Liu attributes that to the NRA being aware of the same opinion polls that he and the Alliance had seen. But, he adds, "the NRA plays an 'inside game' because they know it's costly to start fighting ballot measures in states all across the country. And they did not want to begin, I think, playing a game of 'Whac-A-Mole.'"

The official emblem of the National Rifle Association, or NRA. (NRA)

"We had NRA members who were in support of our ballot measures," Liu says. "And there is an actual disconnect and a disjunction between most responsible gun owners and the more radicalized leadership of the NRA."

Liu says his organization is deliberately called the Alliance for Gun Responsibility.

"We don't use the language of 'gun control'. We're not trying to control anything ... we have rights in The Constitution of the United States that allow us to bear arms. But with those rights come responsibilities."

The Las Vegas shooter rained down gunfire just under 350 metres away killing 58 people and injuring nearly 500 others before killing himself. (David Becker/Getty Images)

               

Could it happen elsewhere?

Twenty-two U.S. states have a mechanism by which voters may propose a bill and have a popular vote on whether it will become law. Nevada is one of them. 

But of course the ultimate question is do enough citizens support tougher gun laws?

To this question, Liu says he finds hope in other recent changes.

"Think, for instance, about marriage equality," he says. "Long before the Supreme Court weighed in, this was a fight that was happening at the state and local level. They began to force this question into public debate and began to force open conversations — citizen to citizen, family member to family member, parent to child ... about the meaning of marriage, about the power of love."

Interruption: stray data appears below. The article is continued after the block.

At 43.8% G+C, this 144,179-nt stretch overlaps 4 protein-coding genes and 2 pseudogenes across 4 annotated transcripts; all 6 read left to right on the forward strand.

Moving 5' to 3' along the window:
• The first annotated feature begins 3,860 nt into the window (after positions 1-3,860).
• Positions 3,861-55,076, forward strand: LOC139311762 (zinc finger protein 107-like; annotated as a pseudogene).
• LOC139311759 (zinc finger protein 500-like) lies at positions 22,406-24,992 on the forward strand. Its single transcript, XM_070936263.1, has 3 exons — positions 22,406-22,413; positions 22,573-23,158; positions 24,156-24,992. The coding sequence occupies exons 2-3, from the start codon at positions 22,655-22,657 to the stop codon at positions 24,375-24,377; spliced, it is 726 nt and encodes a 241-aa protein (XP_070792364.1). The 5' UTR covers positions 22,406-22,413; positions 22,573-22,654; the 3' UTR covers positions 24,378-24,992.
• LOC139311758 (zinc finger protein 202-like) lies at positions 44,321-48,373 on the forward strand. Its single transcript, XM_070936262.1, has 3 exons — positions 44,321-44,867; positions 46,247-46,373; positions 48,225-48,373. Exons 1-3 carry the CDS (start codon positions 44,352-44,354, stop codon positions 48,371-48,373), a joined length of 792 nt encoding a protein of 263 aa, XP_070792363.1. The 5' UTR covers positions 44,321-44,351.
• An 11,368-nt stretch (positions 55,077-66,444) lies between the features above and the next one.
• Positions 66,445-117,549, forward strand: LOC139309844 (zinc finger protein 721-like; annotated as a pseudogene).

And after the carnage in Las Vegas, Liu says he sees signs of that conversation happening around gun reform.

A man lays on top of a woman as others flee the Route 91 Harvest country music festival grounds after a active shooter was reported on Oct. 1, 2017 in Las Vegas, Nevada. (David Becker/Getty Images)

"I see how much pushback there is against the very standard refrain you often hear following every kind of mass shooting: 'Now is not the time.' But right now, people are saying: 'No, actually, now is precisely the time.'"

"And when one of us decides to invite two or three or five or seven other people to begin to organize, we're performing an act of magic. We're generating brand new power where it did not previously exist."


To hear the full conversation with Eric Liu, download our podcast or click the 'Listen' button at the top of this page.